This is an astonishing statement, mostly because it is completely untrue. Wind power and solar power are both viable options in the Western and Eastern Cape. I wrote several emails to Necsa to find out if Adam had perhaps been misquoted, but have yet to receive a response.
So what are we to do, faced with all this pro-nuclear propaganda? Educate ourselves. Say no to this dangerous technology, oppose it wherever we can and spread the word. Here are six good reasons to ditch nuclear power for good.
Nuclear power is expensive
Atomic power plants are hugely expensive, take around a decade to build and cost billions to decommission. In fact, a 2002 a UK Cabinet Office report showed that nuclear power costs more than on-shore or off-shore wind electricity per unit generated. Besides, nuclear power stations produce waste that remains lethal to the environment and humans for tens of thousands of years – how on Earth do you put a price on that?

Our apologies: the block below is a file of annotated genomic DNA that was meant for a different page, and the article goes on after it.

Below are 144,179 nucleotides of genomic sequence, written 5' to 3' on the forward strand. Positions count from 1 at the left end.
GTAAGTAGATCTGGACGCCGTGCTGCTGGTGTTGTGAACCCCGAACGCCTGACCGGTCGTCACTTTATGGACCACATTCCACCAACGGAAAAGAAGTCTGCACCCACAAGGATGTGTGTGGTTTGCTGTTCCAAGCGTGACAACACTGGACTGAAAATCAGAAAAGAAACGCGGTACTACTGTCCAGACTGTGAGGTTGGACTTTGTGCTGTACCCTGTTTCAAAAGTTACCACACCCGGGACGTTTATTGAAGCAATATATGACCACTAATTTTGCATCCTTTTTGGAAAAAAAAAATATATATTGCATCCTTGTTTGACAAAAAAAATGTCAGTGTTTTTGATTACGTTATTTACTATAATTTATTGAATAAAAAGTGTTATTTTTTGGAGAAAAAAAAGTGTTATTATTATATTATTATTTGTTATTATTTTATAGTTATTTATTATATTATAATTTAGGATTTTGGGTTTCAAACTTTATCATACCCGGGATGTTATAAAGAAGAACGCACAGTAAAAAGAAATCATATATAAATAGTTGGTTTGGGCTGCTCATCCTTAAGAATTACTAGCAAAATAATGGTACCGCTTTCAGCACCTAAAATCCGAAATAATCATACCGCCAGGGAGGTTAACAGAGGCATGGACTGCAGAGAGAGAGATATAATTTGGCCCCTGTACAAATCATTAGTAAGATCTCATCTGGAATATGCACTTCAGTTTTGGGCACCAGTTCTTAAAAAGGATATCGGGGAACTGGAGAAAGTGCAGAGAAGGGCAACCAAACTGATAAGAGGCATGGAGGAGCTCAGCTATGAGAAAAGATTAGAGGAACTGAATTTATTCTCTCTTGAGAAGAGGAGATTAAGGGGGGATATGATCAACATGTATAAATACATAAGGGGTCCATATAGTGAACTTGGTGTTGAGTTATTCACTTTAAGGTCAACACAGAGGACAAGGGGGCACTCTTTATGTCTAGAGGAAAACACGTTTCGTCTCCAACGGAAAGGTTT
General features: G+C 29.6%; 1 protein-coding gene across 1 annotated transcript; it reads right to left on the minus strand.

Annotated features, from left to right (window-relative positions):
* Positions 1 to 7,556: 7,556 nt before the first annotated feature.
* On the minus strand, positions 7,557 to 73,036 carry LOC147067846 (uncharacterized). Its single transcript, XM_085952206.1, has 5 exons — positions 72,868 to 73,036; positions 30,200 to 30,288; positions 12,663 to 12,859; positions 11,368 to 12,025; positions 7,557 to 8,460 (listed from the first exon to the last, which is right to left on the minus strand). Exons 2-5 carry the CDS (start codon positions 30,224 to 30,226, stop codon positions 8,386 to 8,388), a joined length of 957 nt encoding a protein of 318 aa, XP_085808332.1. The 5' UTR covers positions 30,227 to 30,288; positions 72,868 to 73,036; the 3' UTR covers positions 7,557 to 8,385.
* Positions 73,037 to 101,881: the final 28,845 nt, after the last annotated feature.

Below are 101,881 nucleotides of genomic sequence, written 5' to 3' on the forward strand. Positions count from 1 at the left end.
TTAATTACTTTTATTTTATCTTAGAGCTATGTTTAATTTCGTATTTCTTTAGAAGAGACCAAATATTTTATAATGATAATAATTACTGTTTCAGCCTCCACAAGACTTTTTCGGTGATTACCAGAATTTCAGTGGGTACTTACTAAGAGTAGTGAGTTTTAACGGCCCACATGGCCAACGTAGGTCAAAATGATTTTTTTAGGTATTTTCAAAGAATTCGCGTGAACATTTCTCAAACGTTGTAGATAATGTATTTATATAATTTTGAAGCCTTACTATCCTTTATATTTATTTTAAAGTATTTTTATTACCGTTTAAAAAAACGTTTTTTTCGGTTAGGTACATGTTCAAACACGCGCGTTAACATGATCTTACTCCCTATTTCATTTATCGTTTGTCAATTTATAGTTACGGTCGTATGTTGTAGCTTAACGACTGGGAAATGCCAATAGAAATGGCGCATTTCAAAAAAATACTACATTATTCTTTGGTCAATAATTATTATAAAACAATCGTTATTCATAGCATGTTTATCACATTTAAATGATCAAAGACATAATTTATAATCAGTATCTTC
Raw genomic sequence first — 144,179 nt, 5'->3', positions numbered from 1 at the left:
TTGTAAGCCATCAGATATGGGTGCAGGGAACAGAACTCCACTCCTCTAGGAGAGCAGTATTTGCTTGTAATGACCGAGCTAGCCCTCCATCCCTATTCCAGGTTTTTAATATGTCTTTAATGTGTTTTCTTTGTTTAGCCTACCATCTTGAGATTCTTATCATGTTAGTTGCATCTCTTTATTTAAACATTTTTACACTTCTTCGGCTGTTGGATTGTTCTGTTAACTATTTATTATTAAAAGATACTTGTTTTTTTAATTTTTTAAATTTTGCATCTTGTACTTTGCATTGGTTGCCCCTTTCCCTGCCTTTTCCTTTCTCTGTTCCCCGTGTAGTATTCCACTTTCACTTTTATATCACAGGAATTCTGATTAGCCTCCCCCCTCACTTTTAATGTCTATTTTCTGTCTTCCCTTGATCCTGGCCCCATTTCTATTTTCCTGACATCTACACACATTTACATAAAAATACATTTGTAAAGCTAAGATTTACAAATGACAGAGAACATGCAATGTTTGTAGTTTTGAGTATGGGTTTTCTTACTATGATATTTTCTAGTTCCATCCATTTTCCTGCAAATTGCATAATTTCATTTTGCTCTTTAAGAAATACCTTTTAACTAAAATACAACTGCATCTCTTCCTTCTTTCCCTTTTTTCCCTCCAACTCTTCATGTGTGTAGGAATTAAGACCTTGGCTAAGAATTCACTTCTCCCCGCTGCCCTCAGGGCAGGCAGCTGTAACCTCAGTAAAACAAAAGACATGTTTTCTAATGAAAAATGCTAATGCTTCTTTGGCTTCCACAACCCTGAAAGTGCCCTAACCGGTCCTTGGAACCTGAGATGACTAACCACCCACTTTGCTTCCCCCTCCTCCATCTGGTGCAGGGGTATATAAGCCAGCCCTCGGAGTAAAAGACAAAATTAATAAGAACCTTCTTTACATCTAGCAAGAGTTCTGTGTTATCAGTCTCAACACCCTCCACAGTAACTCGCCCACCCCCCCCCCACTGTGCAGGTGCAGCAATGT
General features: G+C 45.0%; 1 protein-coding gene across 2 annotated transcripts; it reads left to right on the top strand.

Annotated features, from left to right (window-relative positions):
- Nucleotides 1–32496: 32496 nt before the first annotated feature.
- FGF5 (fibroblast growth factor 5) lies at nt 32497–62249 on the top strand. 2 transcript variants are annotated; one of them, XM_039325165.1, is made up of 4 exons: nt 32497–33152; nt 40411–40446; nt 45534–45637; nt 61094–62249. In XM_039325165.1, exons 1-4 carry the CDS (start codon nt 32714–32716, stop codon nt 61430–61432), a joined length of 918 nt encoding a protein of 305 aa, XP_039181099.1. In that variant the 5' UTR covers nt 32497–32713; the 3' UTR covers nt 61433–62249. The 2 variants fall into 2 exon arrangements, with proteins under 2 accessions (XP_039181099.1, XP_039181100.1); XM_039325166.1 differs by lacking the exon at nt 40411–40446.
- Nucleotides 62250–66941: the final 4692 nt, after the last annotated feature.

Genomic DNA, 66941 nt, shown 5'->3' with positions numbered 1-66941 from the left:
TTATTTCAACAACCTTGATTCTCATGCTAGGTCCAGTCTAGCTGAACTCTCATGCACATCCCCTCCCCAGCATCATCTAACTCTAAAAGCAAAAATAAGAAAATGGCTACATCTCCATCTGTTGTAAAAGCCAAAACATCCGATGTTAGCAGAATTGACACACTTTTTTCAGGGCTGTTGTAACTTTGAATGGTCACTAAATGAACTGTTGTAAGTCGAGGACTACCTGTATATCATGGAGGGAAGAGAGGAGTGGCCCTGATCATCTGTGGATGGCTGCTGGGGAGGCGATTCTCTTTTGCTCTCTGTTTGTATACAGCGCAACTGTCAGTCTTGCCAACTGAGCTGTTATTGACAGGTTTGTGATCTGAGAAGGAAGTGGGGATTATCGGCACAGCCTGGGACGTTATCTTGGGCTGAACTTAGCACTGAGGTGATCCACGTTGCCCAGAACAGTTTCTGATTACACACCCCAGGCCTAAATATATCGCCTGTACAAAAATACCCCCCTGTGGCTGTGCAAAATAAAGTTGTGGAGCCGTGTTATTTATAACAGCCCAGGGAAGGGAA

The global nuclear industry has long survived on massive government subsidies and South Africa has been no different. According to the World Council on Renewable Energy, it has been supported worldwide to the tune of a total of at least a trillion (i.e. a thousand billion) dollars, while only $50 billion has been spent on renewable energy. Imagine where we would be today if that ratio had been reversed?
Nuclear power is no solution to global warming